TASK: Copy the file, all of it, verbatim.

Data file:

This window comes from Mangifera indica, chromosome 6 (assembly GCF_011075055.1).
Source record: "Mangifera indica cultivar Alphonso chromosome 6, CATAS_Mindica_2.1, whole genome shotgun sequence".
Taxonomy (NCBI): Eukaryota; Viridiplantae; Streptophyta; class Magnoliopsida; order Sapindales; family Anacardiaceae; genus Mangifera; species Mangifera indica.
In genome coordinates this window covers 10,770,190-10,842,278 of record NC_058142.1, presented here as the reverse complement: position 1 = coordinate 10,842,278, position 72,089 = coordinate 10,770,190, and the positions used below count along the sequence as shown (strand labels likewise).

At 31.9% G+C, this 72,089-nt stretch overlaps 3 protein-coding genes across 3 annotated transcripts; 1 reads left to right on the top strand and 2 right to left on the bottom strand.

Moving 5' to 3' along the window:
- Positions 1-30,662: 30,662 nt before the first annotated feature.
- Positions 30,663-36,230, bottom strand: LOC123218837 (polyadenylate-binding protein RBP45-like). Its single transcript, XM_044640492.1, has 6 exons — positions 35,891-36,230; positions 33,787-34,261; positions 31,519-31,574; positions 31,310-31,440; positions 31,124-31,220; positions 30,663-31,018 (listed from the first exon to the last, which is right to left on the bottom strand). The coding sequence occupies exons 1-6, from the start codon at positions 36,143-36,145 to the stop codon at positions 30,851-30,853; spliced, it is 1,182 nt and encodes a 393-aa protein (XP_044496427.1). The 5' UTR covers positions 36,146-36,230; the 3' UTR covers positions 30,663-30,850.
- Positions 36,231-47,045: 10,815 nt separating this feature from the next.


This window comes from Mangifera indica, chromosome 6 (assembly GCF_011075055.1).
Source record: "Mangifera indica cultivar Alphonso chromosome 6, CATAS_Mindica_2.1, whole genome shotgun sequence".
Taxonomy (NCBI): Eukaryota; Viridiplantae; Streptophyta; class Magnoliopsida; order Sapindales; family Anacardiaceae; genus Mangifera; species Mangifera indica.
In genome coordinates this window covers 10,770,190-10,842,278 of record NC_058142.1, presented here as the reverse complement: position 1 = coordinate 10,842,278, position 72,089 = coordinate 10,770,190, and the positions used below count along the sequence as shown (strand labels likewise).

At 31.9% G+C, this 72,089-nt stretch overlaps 3 protein-coding genes across 3 annotated transcripts; 1 reads left to right on the top strand and 2 right to left on the bottom strand.

Moving 5' to 3' along the window:
- Positions 1-30,662: 30,662 nt before the first annotated feature.
- Positions 30,663-36,230, bottom strand: LOC123218837 (polyadenylate-binding protein RBP45-like). Its single transcript, XM_044640492.1, has 6 exons — positions 35,891-36,230; positions 33,787-34,261; positions 31,519-31,574; positions 31,310-31,440; positions 31,124-31,220; positions 30,663-31,018 (listed from the first exon to the last, which is right to left on the bottom strand). The coding sequence occupies exons 1-6, from the start codon at positions 36,143-36,145 to the stop codon at positions 30,851-30,853; spliced, it is 1,182 nt and encodes a 393-aa protein (XP_044496427.1). The 5' UTR covers positions 36,146-36,230; the 3' UTR covers positions 30,663-30,850.
- Positions 36,231-47,045: 10,815 nt separating this feature from the next.